WASSERTURME | new work by Tim Taylor

24th June– 29th July2011 | Mondays to Fridays  9:00am to 5:30pm

The photography of Bernd + Hilla Becher is always black and
white, and maybe sometimes grey. There are no stories, and
very rarely (if ever) people. It is endlessly repetitive. Chimney
follows chimney, tower follows tower, each relict of a vanished
industry represented like some dead specimen impaled on a
card.
The Bechers’ photography explores one strand of German art.
Its repetitive, encyclopaedism recalls the work of August
Sander (1876 – 1964), albeit that Sander’s photographs usually
catalogued ‘types’ of people rather than buildings. Its lack of
sentiment (or story) has all the blank aridity of the Neue
Sachlichkeit of Walter Gropius or Mies van der Rohe.
The problem with the impressive achievement of the Bechers
is that it is devoid of all humour – and that’s like a red rag to an
artist like Tim Taylor, whose work is characterised by a gentle
sense of humour, and an eye for the domestic mini drama. The
quirky micro-worlds Taylor constructs out of toys, office furniture
and the detritus of everyday life are the antithesis of the
Bechers’ tragic monumentality.
And now Taylor is making matchstick models of the Becher’s
water towers – in fact, the entire back catalogue comprising 223
towers.
He calls it a ‘homage’, but it is anything but respectful. The
artistry of the Bechers turned their water towers (Wasseturme)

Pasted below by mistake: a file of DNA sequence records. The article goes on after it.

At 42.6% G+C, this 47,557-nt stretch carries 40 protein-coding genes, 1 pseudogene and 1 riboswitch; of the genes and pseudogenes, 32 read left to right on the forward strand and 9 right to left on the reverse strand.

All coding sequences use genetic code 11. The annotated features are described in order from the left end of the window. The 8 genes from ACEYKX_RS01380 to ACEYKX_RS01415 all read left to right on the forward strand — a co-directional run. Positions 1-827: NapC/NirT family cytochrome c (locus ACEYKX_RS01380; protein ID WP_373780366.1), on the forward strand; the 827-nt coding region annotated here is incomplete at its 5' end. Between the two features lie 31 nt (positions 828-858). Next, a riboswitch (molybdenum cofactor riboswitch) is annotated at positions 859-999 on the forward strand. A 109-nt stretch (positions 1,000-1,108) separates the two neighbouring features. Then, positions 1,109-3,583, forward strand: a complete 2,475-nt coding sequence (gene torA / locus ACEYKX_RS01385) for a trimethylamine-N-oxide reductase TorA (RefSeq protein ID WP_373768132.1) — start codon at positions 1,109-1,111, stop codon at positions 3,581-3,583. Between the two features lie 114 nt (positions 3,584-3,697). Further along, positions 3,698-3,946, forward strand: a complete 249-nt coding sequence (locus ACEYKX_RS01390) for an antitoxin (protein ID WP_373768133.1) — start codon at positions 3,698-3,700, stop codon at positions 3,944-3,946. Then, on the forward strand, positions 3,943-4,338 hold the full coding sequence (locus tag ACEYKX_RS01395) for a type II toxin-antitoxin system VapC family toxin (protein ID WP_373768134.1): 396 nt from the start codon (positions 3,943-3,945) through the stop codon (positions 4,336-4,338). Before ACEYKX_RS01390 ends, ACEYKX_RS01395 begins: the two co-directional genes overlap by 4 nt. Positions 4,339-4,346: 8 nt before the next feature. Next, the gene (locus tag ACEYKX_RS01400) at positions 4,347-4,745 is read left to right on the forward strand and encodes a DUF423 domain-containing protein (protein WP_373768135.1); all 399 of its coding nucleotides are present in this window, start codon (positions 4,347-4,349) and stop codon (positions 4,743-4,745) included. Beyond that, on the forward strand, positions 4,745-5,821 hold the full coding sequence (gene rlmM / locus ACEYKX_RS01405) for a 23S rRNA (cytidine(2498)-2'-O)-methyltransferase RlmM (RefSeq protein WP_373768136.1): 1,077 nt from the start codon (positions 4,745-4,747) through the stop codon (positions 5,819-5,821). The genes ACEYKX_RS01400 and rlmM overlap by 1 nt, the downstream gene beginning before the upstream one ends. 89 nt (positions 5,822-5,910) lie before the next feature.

into monuments of (epitaphs to) a lost age. Here the gaunt,
broken giants have been turned into comical midgets by a
geeky hobbyist, crouched with his tweezers over the kitchen
table.
They might not be High Art, but matchstick models have a
surprisingly long pedigree – one that goes all the way back,
perhaps unsurprisingly, to the invention of the mass produced
match. They are worthless on their own, so the hobbyist creates
collections – of cathedrals, or bridges, or battleships – and the
shelf in the shed or the attic becomes a miniature world.
And these little worlds are very peculiar, for they possess
nothing of the unpredictable diversity or the drama of the world
of objects as usually encountered. Instead everything has been
sorted, classified, catalogued, and compared with all the autistic
intensity and neatness we associate with the true hobbyist.
And therein lies the ‘homage’ embodied in these matchstick
maquettes of the Bechers’ oeuvre. Their series of (near)
identical images are explorations of typology that work only
in the multiple. They used a mass-production machine process
to document the exhausted engines of mass production, but
infused with a faux objectivity. Instead, they created a strange
epitaph to a dying age – this exhibition is the laughing ghost of
that epitaph.

Ed Hollis
Lecturer – Interior Design
Edinburgh College of Art

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